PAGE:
BU-302: Series and Parallel Battery Configurations
Batteries achieve the desired operating voltage by connecting several cells in series; each cell adds its voltage potential to derive at the total terminal voltage. Parallel connection attains higher capacity by adding up the total ampere-hour (Ah).
Some packs may consist of a combination of series and parallel connections. Laptop batteries commonly have four 3.6V Li-ion cells in series to achieve a nominal voltage 14.4V and two in parallel to boost the capacity from 2,400mAh to 4,800mAh. Such a configuration is called 4s2p, meaning four cells in series and two in parallel. Insulating foil between the cells prevents the conductive metallic skin from causing an electrical short.
Most battery chemistries lend themselves to series and parallel connection. It is important to use the same battery type with equal voltage and capacity (Ah) and never to mix different makes and sizes. A weaker cell would cause an imbalance. This is especially critical in a series configuration because a battery is only as strong as the weakest link in the chain. An analogy is a chain in which the links represent the cells of a battery connected in series (Figure 1).
|Figure 1: Comparing a battery with a chain. Chain links represent cells in series to increase voltage, doubling a link denotes parallel connection to boost current loading.|
A weak cell may not fail immediately but will get exhausted more quickly than the strong ones when on a load. On charge, the low cell fills up before the strong ones because there is less to fill and it remains in over-charge longer than the others. On discharge, the weak cell empties first and gets hammered by the stronger brothers. Cells in multi-packs must be matched, especially when used under heavy loads. (See BU-803a: Cell Mismatch, Balancing).
Single Cell Applications
The single-cell configuration is the simplest battery pack; the cell does not need matching and the protection circuit on a small Li-ion cell can be kept simple. Typical examples are mobile phones and tablets with one 3.60V Li-ion cell. Other uses of a single cell are wall clocks, which typically use a 1.5V alkaline cell, wristwatches and memory backup, most of which are very low power applications.
The nominal cell voltage for a nickel-based battery is 1.2V, alkaline is 1.5V; silver-oxide is 1.6V and lead acid is 2.0V. Primary lithium batteries range between 3.0V and 3.9V. Li-ion is 3.6V; Li-phosphate is 3.2V and Li-titanate is 2.4V.
Li-manganese and other lithium-based systems often use cell voltages of 3.7V and higher. This has less to do with chemistry than promoting a higher watt-hour (Wh), which is made possible with a higher voltage. The argument goes that a low internal cell resistance keeps the voltage high under load. For operational purposes these cells go as 3.6V candidates. (See BU-303 Confusion with Voltages)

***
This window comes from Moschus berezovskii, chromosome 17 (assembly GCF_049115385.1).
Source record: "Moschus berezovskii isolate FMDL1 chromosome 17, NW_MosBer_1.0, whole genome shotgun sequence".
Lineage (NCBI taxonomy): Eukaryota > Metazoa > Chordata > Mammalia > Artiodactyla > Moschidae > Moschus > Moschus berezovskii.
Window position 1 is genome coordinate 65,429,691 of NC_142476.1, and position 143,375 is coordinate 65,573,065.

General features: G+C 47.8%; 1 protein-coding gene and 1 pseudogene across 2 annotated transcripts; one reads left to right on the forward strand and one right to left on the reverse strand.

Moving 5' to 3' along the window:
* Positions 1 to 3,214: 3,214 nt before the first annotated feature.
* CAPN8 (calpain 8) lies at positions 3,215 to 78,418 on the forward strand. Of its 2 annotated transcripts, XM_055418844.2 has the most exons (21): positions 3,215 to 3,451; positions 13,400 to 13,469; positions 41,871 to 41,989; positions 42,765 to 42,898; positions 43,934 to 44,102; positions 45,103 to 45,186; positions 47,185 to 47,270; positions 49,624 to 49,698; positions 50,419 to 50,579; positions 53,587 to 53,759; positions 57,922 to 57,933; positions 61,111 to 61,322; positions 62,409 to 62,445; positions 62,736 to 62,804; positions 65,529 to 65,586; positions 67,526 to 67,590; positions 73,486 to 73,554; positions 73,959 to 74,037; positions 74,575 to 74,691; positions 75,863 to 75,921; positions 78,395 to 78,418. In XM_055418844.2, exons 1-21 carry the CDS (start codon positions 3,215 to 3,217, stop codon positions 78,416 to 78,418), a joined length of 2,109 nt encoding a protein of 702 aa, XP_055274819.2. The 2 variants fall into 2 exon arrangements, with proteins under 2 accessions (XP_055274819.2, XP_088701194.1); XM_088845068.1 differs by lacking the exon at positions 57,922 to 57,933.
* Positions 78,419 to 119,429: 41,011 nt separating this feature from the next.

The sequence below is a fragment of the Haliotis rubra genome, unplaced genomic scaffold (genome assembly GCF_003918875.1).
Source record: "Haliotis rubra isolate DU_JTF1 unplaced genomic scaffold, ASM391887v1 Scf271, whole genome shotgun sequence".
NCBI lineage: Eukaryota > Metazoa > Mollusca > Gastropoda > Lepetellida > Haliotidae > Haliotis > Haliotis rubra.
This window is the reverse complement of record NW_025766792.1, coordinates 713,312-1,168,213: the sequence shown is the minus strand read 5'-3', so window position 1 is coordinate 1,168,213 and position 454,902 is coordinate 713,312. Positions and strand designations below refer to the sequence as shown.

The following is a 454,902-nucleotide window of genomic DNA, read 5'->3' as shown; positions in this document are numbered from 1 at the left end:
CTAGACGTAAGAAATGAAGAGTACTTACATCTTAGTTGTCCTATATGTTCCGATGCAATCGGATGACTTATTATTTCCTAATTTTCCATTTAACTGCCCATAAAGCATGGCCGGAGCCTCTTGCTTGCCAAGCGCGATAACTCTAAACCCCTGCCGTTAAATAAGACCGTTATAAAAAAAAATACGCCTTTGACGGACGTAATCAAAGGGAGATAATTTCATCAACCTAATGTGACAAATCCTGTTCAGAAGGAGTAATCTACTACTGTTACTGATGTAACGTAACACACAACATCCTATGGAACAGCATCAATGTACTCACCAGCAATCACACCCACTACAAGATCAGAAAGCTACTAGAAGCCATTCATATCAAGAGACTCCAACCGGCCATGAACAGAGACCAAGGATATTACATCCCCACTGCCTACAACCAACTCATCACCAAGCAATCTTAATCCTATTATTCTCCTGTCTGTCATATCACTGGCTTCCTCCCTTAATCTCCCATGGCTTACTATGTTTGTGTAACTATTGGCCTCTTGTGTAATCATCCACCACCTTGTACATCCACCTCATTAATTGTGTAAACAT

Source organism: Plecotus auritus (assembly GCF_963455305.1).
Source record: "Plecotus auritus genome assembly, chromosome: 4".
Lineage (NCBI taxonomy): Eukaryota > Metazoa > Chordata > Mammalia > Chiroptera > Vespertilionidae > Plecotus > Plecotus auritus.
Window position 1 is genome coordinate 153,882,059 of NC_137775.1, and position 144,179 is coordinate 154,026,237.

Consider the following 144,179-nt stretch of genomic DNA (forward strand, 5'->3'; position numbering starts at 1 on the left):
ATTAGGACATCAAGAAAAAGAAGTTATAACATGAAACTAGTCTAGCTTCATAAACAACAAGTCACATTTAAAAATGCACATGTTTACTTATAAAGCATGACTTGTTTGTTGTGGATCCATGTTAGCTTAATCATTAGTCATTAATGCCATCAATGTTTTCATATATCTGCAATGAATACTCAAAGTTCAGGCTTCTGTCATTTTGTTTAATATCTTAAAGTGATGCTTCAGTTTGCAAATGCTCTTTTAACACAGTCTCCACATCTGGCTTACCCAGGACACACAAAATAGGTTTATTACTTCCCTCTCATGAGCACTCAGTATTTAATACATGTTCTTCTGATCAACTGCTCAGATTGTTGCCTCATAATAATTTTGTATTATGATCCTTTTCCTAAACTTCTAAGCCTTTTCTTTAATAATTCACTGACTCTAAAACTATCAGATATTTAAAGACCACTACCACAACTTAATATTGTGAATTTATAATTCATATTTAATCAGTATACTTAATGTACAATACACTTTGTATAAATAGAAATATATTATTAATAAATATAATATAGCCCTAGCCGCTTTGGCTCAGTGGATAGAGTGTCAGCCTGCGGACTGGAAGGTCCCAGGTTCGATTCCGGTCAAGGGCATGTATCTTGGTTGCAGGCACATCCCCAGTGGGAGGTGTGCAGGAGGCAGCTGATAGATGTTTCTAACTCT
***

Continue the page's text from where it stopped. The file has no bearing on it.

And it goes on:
Portable equipment needing higher voltages use battery packs with two or more cells connected in series. Figure 2 shows a battery pack with four 3.6V Li-ion cells in series, also known as 4S, to produce 14.4V nominal. In comparison, a six-cell lead acid string with 2V/cell will generate 12V, and four alkaline with 1.5V/cell will give 6V.
If you need an odd voltage of, say, 9.50 volts, connect five lead acid, eight NiMH or NiCd, or three Li-ion in series. The end battery voltage does not need to be exact as long as it is higher than what the device specifies. A 12V supply might work in lieu of 9.50V. Most battery-operated devices can tolerate some over-voltage; the end-of-discharge voltage must be respected, however.
High voltage batteries keep the conductor size small. Cordless power tools run on 12V and 18V batteries; high-end models use 24V and 36V. Most e-bikes come with 36V Li-ion, some are 48V. The car industry wanted to increase the starter battery from 12V (14V) to 36V, better known as 42V, by placing 18 lead acid cells in series. Logistics of changing the electrical components and arcing problems on mechanical switches derailed the move.
Some mild hybrid cars run on 48V Li-ion and use DC-DC conversion to 12V for the electrical system. Starting the engine is often done by a separate 12V lead acid battery. Early hybrid cars ran on a 148V battery; electric vehicles are typically 450–500V. Such a battery needs more than 100 Li-ion cells connected in series.
High-voltage batteries require careful cell matching, especially when drawing heavy loads or when operating at cold temperatures. With multiple cells connected in a string, the possibility of one cell failing is real and this would cause a failure. To prevent this from happening, a solid state switch in some large packs bypasses the failing cell to allow continued current flow, albeit at a lower string voltage.
Cell matching is a challenge when replacing a faulty cell in an aging pack. A new cell has a higher capacity than the others, causing an imbalance. Welded construction adds to the complexity of the repair, and this is why battery packs are commonly replaced as a unit.